MEDIA

Gawker Removes Controversial Post After Huge Backlash

"We all have secrets, and they are not all equally worthy of exposure."

Gawker on Friday removed a controversial story about a media executive soliciting a male escort who later attempted to extort him, after the decision to post the piece received widespread condemnation on social media.

Nick Denton, the site's founder and chief of Gawker Media, wrote in a post that he regretted publishing the story, which ran on Thursday evening, but maintained that its allegations were true. 

"The story involves extortion, illegality and reckless behavior, sufficient justification at least in tabloid news terms," Denton wrote. "The account was true and well-reported. It concerns a senior business executive at one of the most powerful media companies on the planet."

It's true that Condé Nast, which publishes magazines like Vogue, GQ and Vanity Fair, is a powerful company. But the overwhelming opinion of those who registered blistering attacks against Gawker was that David Geithner, the company's chief financial officer and brother of former Treasury Secretary Tim Geithner, did nothing to warrant such a gross invasion of his private life. 

Gawker granted anonymity to a male escort who had allegedly planned a sexual encounter with Geithner. Though the meet-up never happened, Geithner allegedly still paid the escort. But the escort, who apparently believed Geithner could help him in a landlord dispute because of his brother's connections, provided Gawker with their correspondence in order to draw attention to his case. 

The Gawker story, written by Jordan Sargent, caused an immediate backlash on Twitter given that there seemed to be no journalistic justification for publishing private details of a little-known person's life. Gawker wasn't exposing a hypocrite, as it would be in the case of a closeted gay lawmaker pushing anti-gay legislation. Rather, it was potentially destroying the life of a man and his family for no apparent reason other than pure salaciousness. 

Defending the piece shortly after it was published Thursday night, Gawker editor Max Read claimed the site would not hesitate to reveal a married media executive cheating on his wife, an odd justification for a site that has never seemed intent on preaching morality. 

HuffPost's Gabriel Arana wrote that Gawker was gay-shaming Geithner by publicizing the claims from the male escort, whom the site also described as a "gay porn star."

The company's managing partnership voted  4-2 to remove the post. Executive Editor Tommy Craggs and chief legal counsel Heather Dietrick dissented.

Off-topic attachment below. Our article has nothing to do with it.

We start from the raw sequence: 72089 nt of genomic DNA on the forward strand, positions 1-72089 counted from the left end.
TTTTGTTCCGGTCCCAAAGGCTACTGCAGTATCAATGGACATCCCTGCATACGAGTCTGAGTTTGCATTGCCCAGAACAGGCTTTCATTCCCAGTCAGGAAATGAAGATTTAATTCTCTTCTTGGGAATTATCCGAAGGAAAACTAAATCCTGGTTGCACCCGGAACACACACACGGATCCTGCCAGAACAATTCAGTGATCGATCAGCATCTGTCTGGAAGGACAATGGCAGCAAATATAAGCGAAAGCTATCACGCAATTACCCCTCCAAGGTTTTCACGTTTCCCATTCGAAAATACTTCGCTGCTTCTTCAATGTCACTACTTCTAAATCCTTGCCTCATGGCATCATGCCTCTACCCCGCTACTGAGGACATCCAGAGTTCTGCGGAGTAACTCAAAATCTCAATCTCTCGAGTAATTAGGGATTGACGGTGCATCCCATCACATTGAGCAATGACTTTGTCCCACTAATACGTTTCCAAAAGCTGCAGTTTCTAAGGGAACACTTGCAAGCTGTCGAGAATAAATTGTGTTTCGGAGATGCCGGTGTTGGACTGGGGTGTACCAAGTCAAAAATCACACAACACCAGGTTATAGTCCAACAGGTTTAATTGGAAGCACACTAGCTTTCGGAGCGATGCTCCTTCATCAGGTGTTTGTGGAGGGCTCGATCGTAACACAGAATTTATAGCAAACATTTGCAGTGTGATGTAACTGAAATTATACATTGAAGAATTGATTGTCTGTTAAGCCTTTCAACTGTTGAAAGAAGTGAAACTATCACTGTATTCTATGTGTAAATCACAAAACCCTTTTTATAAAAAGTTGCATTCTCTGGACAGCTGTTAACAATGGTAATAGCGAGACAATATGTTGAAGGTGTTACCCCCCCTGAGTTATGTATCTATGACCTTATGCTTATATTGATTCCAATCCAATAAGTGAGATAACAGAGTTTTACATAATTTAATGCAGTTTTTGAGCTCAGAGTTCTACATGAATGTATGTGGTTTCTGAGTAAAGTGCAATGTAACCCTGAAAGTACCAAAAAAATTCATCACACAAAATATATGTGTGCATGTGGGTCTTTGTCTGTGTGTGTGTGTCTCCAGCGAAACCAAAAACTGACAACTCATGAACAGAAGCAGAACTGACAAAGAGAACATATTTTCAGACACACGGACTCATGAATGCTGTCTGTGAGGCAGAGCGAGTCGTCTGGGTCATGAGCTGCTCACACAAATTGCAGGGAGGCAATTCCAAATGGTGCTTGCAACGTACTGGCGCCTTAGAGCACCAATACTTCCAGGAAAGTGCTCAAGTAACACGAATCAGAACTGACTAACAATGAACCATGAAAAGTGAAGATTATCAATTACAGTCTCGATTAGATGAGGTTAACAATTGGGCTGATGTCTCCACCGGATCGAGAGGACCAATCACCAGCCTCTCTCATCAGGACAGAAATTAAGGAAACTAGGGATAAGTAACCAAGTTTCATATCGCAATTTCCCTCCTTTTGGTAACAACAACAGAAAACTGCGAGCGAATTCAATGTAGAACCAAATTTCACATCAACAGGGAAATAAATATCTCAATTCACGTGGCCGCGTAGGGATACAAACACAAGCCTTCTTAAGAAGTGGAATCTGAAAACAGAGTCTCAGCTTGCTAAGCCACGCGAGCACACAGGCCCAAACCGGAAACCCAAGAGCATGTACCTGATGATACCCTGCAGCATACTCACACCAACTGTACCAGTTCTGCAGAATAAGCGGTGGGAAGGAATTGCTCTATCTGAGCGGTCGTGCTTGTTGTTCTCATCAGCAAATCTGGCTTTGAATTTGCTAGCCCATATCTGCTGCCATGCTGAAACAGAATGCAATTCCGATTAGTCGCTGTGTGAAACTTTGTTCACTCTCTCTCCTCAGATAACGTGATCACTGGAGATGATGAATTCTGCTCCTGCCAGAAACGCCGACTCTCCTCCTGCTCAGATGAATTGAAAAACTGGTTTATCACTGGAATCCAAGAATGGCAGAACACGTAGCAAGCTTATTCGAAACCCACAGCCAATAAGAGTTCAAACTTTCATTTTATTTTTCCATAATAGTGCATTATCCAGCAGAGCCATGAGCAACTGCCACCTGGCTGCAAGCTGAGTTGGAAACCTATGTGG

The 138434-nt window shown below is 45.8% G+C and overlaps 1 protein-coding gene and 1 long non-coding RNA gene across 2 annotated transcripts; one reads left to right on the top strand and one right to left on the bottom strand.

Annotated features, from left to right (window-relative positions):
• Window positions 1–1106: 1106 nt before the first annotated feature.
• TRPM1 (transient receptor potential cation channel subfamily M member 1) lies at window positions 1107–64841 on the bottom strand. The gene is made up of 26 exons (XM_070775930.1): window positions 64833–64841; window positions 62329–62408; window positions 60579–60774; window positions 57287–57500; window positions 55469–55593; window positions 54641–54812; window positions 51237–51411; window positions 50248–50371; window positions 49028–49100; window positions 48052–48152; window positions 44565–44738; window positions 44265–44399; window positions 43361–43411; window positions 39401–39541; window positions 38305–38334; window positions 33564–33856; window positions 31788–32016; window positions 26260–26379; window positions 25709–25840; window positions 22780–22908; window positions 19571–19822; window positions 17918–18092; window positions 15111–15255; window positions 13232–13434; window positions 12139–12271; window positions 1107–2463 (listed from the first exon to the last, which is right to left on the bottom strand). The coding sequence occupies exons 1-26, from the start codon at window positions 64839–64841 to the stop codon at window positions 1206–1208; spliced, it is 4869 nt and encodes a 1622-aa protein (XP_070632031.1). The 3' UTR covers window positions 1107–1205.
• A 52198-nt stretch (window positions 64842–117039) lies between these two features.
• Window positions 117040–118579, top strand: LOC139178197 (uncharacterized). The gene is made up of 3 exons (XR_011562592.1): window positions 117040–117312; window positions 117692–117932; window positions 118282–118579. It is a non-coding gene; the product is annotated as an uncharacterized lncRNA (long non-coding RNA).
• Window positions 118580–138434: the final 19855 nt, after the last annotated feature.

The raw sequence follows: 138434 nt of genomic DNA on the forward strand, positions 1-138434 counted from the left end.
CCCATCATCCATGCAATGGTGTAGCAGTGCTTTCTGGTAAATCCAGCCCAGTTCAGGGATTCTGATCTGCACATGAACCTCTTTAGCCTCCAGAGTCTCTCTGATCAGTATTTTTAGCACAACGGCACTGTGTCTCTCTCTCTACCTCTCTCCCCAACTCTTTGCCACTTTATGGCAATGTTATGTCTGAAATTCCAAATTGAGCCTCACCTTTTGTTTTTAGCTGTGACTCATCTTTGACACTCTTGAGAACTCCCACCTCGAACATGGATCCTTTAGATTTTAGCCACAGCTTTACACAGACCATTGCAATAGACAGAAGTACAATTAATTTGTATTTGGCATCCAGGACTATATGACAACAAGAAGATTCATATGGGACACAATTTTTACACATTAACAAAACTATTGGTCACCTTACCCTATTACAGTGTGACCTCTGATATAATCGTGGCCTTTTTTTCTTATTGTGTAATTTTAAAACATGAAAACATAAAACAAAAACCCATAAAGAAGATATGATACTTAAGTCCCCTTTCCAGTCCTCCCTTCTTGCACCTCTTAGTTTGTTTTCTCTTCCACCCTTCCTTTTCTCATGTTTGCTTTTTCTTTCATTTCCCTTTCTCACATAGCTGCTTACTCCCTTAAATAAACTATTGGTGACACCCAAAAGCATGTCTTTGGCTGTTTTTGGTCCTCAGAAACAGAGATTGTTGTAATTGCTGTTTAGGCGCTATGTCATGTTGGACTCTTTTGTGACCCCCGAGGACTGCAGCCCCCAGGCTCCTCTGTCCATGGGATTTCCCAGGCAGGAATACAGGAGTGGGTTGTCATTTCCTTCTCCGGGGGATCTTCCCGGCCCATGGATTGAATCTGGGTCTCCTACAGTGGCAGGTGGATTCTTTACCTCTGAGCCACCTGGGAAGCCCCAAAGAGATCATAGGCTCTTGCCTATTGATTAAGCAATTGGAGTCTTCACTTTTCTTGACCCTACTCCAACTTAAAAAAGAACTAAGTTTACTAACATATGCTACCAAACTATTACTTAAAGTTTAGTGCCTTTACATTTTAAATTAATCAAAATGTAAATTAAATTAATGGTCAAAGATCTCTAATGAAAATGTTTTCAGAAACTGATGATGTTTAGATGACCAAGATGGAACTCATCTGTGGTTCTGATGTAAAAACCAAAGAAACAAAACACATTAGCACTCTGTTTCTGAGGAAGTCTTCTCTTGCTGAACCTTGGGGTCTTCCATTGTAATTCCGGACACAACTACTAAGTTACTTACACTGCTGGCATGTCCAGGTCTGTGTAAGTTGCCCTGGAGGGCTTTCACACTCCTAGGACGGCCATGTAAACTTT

After Denton made the announcement, investigations editor John Cook tweeted that he thought the decision was a mistake. However, in his Friday post, Denton said that some of the site's "own writers, proud to work at one of the only independent media companies, are equally appalled."

Still, Denton signaled that Gawker, which is currently fighting a $100 million lawsuit for publishing a sex tape involving the wrestler Hulk Hogan, would continue to report on the private lives of famous figures.  

"I believe this public mood reflects a growing recognition that we all have secrets, and they are not all equally worthy of exposure," Denton wrote. "I can’t defend yesterday’s story as I can our coverage of Bill O’Reilly, Hillary Clinton or Hulk Hogan."
 
He acknowledged that a "former Treasury Secretary’s brother does not rise to the level that our flagship site should be publishing."
 
"The point of this story was not in my view sufficient to offset the embarrassment to the subject and his family," Denton wrote. "Accordingly, I have had the post taken down. It is the first time we have removed a significant news story for any reason other than factual error or legal settlement."
 
UPDATE: On Friday evening, Gawker Media editorial staff issued a statement condemning the decision to take down the post:
 
Today’s unprecedented breach of the firewall, in which business executives deleted an editorial post over the objections of the entire executive editorial staff, demonstrated exactly why we seek greater protection. Our opinions on the post are not unanimous but we are united in objecting to editorial decisions being made by a majority of non-editorial managers. Disagreements about editorial judgment are matters to be resolved by editorial employees.
 

CORRECTION: This article has been updated to show that the Gawker management vote was 4-2. An earlier vote count was based on Gawker's account of taking down its story, which has since been corrected.

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